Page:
The incidence of coagulopathy in pregnant patients with intrahepatic cholestasis: Should we delay or avoid neuraxial analgesia?

Alexander DeLeon*, Gildasio S. De Oliveira, Manoj Kalayil, Shweta Narang, Robert J. McCarthy, Cynthia A. Wong

*Corresponding author for this work

Research output: Contribution to journalArticle

7 Scopus citations

Abstract

Study Objective: To estimate the incidence of coagulopathy in patients with intrahepatic cholestasis inhepatic cholestasis of pregnancy (ICP). Design: Retrospective cohort investigation. Setting: University medical center. Measurements: The records of 319 parturients who met study inclusion criteria were reviewed for various laboratory values. The primary outcome was the incidence of abnormal hemostasis, defined as prothrombin time (PT) greater than 14.5 seconds (INR > 1.2). The incidence of postpartum hemorrhage was evaluated as a secondary outcome. Main Results: The incidence (95% CI) of abnormal PT was 0% (0 to 1.8). Other coagulation tests [partial thromboplastin time (PTT) and platelet count] were also normal, even in study subjects with significant (>5 times) elevation of liver enzymes. The incidence of postpartum hemorrhage after vaginal delivery was 2.4% (4 of 208 pts) and 6.3% (7 of 111 pts) after Cesarean delivery. Conclusions: Coagulation abnormalities are rare in pregnant patients with ICP, even when a strict criterion is utilized (INR < 1.2). The use of neuraxial anesthesia and/or analgesia may not necessarily be delayed in parturients with isolated ICP.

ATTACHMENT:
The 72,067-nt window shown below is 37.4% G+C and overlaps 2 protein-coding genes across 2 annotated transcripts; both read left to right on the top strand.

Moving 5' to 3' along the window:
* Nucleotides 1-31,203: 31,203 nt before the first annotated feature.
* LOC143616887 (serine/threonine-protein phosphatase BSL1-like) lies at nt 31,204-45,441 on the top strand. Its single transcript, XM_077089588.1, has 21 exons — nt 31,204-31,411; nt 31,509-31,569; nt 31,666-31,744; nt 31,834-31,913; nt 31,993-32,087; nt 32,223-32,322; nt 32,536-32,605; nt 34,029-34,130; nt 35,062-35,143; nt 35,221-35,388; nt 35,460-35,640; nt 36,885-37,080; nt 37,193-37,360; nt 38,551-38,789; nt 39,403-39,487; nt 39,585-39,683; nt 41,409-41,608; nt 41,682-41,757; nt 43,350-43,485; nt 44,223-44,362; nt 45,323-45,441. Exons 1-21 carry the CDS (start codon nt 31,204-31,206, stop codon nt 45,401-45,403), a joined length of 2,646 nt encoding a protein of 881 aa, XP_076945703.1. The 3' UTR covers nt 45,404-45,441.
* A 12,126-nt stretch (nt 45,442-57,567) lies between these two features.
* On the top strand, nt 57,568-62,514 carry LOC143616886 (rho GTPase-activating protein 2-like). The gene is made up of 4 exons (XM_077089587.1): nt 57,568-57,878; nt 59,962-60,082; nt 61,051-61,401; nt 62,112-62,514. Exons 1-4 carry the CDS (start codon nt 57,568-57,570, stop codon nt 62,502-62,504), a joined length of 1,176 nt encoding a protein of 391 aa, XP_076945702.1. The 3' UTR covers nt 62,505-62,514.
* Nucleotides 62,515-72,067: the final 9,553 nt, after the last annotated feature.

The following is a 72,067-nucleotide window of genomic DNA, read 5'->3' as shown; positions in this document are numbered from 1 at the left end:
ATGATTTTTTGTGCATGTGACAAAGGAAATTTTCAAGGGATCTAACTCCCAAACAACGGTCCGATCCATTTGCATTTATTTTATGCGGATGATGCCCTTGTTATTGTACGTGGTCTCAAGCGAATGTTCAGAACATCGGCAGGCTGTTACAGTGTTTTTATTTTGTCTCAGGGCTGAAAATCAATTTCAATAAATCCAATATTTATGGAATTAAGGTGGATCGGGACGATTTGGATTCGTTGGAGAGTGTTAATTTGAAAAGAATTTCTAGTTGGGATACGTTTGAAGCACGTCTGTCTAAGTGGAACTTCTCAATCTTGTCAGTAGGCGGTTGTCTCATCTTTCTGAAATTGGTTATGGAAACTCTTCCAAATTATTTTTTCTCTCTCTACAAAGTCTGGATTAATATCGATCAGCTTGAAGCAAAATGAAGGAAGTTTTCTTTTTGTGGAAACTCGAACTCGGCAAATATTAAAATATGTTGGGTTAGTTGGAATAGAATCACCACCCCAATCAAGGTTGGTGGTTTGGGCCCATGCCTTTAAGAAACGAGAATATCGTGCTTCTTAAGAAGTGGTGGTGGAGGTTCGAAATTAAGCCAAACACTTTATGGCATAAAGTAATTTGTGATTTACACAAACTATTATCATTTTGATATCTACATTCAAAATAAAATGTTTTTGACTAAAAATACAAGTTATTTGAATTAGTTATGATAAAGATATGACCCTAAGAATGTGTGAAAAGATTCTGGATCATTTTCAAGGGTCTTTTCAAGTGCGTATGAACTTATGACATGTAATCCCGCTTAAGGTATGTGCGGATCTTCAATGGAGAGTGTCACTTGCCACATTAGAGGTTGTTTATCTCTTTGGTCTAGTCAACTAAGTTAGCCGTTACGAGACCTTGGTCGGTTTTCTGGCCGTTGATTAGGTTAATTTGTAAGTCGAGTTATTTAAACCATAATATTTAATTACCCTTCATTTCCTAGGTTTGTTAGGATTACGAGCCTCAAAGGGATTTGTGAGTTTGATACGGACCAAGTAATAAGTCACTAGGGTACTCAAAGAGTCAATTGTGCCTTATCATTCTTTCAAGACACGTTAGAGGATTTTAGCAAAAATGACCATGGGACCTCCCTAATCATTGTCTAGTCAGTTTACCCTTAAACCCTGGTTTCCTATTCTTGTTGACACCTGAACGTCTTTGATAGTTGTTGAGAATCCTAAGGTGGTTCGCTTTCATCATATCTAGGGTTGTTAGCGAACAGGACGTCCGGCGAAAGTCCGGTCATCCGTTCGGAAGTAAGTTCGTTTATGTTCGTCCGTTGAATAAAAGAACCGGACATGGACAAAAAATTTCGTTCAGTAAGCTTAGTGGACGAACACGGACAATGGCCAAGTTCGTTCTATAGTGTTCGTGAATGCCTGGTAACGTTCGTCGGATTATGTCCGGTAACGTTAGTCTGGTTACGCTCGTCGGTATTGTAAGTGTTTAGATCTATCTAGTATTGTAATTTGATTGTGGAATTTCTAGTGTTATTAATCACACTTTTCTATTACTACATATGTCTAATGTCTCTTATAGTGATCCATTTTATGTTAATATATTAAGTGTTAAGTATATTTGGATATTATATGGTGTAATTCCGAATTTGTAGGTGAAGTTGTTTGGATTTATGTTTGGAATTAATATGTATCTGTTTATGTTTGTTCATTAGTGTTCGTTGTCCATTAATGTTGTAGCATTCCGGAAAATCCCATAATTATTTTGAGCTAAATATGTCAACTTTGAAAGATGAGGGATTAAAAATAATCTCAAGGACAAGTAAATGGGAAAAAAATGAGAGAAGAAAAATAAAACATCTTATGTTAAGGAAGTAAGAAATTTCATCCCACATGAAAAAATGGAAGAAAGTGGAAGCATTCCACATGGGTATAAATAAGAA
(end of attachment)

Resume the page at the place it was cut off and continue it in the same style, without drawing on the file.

Original languageEnglish (US)
Pages (from-to)623-627
Number of pages5
JournalJournal of Clinical Anesthesia
Volume26
Issue number8
DOIs
StatePublished - Dec 1 2014

Keywords

  • Cholestasis
  • Coagulopathy
  • Pregnancy

ASJC Scopus subject areas

  • Anesthesiology and Pain Medicine

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